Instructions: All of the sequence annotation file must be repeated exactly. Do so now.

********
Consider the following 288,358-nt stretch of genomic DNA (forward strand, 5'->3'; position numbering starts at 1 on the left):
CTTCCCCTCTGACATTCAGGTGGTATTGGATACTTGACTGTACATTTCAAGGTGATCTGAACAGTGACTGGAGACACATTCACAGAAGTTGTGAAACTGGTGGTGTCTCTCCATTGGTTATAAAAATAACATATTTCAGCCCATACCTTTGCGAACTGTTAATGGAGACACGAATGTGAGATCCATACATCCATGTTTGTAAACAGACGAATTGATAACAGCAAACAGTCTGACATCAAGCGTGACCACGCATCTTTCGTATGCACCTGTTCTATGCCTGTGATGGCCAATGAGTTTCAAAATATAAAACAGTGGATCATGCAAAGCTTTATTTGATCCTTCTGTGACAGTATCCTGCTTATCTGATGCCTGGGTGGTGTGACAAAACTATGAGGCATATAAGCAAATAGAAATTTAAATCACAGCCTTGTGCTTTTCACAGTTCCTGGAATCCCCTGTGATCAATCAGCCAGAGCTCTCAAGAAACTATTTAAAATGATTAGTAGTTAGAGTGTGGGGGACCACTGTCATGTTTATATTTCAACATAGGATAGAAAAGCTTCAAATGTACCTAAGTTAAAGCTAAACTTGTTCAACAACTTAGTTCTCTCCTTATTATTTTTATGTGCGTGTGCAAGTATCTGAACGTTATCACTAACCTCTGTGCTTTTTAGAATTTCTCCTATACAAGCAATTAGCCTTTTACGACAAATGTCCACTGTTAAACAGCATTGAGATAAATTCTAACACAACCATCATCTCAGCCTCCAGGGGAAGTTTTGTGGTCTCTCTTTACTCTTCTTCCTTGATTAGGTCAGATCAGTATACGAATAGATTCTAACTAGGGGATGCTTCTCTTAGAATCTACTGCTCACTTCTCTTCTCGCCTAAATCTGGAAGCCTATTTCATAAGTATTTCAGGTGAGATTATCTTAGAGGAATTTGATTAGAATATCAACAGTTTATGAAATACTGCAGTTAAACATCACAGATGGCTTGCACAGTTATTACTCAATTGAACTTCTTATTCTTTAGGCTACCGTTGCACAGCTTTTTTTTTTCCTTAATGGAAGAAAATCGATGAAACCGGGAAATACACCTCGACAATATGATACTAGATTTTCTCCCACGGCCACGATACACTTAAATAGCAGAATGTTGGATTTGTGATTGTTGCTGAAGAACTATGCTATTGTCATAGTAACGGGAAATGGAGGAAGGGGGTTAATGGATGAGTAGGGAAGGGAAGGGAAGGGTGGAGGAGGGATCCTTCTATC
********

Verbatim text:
Consider the following 288,358-nt stretch of genomic DNA (forward strand, 5'->3'; position numbering starts at 1 on the left):
CTTCCCCTCTGACATTCAGGTGGTATTGGATACTTGACTGTACATTTCAAGGTGATCTGAACAGTGACTGGAGACACATTCACAGAAGTTGTGAAACTGGTGGTGTCTCTCCATTGGTTATAAAAATAACATATTTCAGCCCATACCTTTGCGAACTGTTAATGGAGACACGAATGTGAGATCCATACATCCATGTTTGTAAACAGACGAATTGATAACAGCAAACAGTCTGACATCAAGCGTGACCACGCATCTTTCGTATGCACCTGTTCTATGCCTGTGATGGCCAATGAGTTTCAAAATATAAAACAGTGGATCATGCAAAGCTTTATTTGATCCTTCTGTGACAGTATCCTGCTTATCTGATGCCTGGGTGGTGTGACAAAACTATGAGGCATATAAGCAAATAGAAATTTAAATCACAGCCTTGTGCTTTTCACAGTTCCTGGAATCCCCTGTGATCAATCAGCCAGAGCTCTCAAGAAACTATTTAAAATGATTAGTAGTTAGAGTGTGGGGGACCACTGTCATGTTTATATTTCAACATAGGATAGAAAAGCTTCAAATGTACCTAAGTTAAAGCTAAACTTGTTCAACAACTTAGTTCTCTCCTTATTATTTTTATGTGCGTGTGCAAGTATCTGAACGTTATCACTAACCTCTGTGCTTTTTAGAATTTCTCCTATACAAGCAATTAGCCTTTTACGACAAATGTCCACTGTTAAACAGCATTGAGATAAATTCTAACACAACCATCATCTCAGCCTCCAGGGGAAGTTTTGTGGTCTCTCTTTACTCTTCTTCCTTGATTAGGTCAGATCAGTATACGAATAGATTCTAACTAGGGGATGCTTCTCTTAGAATCTACTGCTCACTTCTCTTCTCGCCTAAATCTGGAAGCCTATTTCATAAGTATTTCAGGTGAGATTATCTTAGAGGAATTTGATTAGAATATCAACAGTTTATGAAATACTGCAGTTAAACATCACAGATGGCTTGCACAGTTATTACTCAATTGAACTTCTTATTCTTTAGGCTACCGTTGCACAGCTTTTTTTTTTCCTTAATGGAAGAAAATCGATGAAACCGGGAAATACACCTCGACAATATGATACTAGATTTTCTCCCACGGCCACGATACACTTAAATAGCAGAATGTTGGATTTGTGATTGTTGCTGAAGAACTATGCTATTGTCATAGTAACGGGAAATGGAGGAAGGGGGTTAATGGATGAGTAGGGAAGGGAAGGGAAGGGTGGAGGAGGGATCCTTCTATC